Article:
My studies were going on well and so were my relationships, interests, etc. I was very political on my campus. I thought I’ll go for vaginaplasty and gender replacement surgery, but couldn’t because of COVID. But I somehow got gender replacement surgery in 2020! I flew to Delhi with my mother from Calcutta.

I thought getting the surgery done was it. But, post surgery was an absolutely painful time! It was the most difficult and painful thing I have ever done. The physical trauma, the mental trauma…. The physical pain was horrible. With the catheter in you can’t pee, you can’t poop. I spent all the time lying down and sulking. Dilation is another b**ch. They construct a hole, so in order to maintain the cavity, you’ve got to dilate. There was something called a dilator with which I had to maintain the hole. That’s very painful. It took a lot of time to heal.

Doing the Bhima Jewellery ad

I was in Delhi during this time of surgery; that was when I got my Bhima Jewellery ad offer.

I auditioned for it, it was soo great. In a week after I got the call, I flew to Goa, where I did my modelling shoot for Bhima Jewellers. I couldn’t believe myself; it was the happiest moment in my life. I had the best 2-3 days there!

I swam there after a lot of years because I had earlier had a lot of body image issues. I still do, but Goa kind of freed me up. It was a great experience working with Director Bharat Sikka. It was like my dream come true. I was treated like a queen there. They were really really nice people. Finally, end of the month in Kochi, the shoot happened. I acted for the second time. Before that I have acted for montage art for Bumble in Mumbai.

In the Bhima ad I had to act as a pre woman, pre-transition person. That was difficult; like going through that again. Beard and everything. Very heavy acting! Those two days, I worked tirelessly… I acted properly. It was a beautiful experience and I learnt a lot.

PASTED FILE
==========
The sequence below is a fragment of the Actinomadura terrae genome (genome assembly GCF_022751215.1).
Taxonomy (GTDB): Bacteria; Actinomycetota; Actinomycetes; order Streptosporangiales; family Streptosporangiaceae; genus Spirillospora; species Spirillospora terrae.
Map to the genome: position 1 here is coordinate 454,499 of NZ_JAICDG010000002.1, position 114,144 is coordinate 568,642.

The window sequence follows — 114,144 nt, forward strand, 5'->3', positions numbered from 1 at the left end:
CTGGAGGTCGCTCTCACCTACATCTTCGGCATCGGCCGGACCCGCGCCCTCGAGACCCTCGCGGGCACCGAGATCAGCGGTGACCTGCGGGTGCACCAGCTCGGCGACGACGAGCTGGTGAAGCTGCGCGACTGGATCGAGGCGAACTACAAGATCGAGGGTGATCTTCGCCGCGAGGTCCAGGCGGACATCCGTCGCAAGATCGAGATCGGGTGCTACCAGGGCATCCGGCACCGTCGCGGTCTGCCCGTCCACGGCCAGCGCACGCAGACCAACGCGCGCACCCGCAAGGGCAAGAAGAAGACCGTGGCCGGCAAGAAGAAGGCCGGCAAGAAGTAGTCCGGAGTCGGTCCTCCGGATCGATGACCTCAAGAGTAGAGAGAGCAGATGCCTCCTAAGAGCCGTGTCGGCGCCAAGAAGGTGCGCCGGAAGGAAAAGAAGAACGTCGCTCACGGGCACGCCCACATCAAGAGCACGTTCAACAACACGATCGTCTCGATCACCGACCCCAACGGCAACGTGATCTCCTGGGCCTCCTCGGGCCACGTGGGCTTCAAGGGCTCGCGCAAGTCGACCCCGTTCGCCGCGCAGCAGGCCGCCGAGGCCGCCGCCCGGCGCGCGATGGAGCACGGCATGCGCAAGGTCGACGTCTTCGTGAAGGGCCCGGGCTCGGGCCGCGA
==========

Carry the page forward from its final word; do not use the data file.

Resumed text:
Support in this journey

There were a lot of people who supported me consistently, during my journey. I feel, I’ve been very lucky that way. My socio-economic-cultural background has definitely got to play a role in the privilege I’ve had, as a brown Savarna trans person.

But I’d say, it’s my sister, Aanya. She was about to turn 11, and then she got to know about it. It was the easiest with her. She’s been more emotionally mature than most adults. She gave me the name Meera, and she’s the first person I’ve ever felt like being a mother to. My motherhood towards Aanya has got a lot to do with my identity as Meera, and as a woman.

The biggest problem in our society in being an ally?

I think in being an ally, its always important to acknowledge the fact that you can only be an ally to a community that is systematically oppressed. That’s why you are an ally, because you sincerely believe that as someone who comes from a privileged background in terms of gender, or sexuality, or any other marginalisation, there are certain things you are bound to not understand or know. You can’t know the marginalization of a trans person, unless you live my life. That’s the gravity of lived experiences.

So, just recognise that, and listen. Living in a cis normative, heterosexual structure, you are bound to be homophobic, or transphobic. Know that, so that it’s easier for you to unlearn your biases and conditioning, and educate yourself. You got to be consistently committed to being an ally. Being an ally is also a commitment.

Images source Meera Singhania Rehani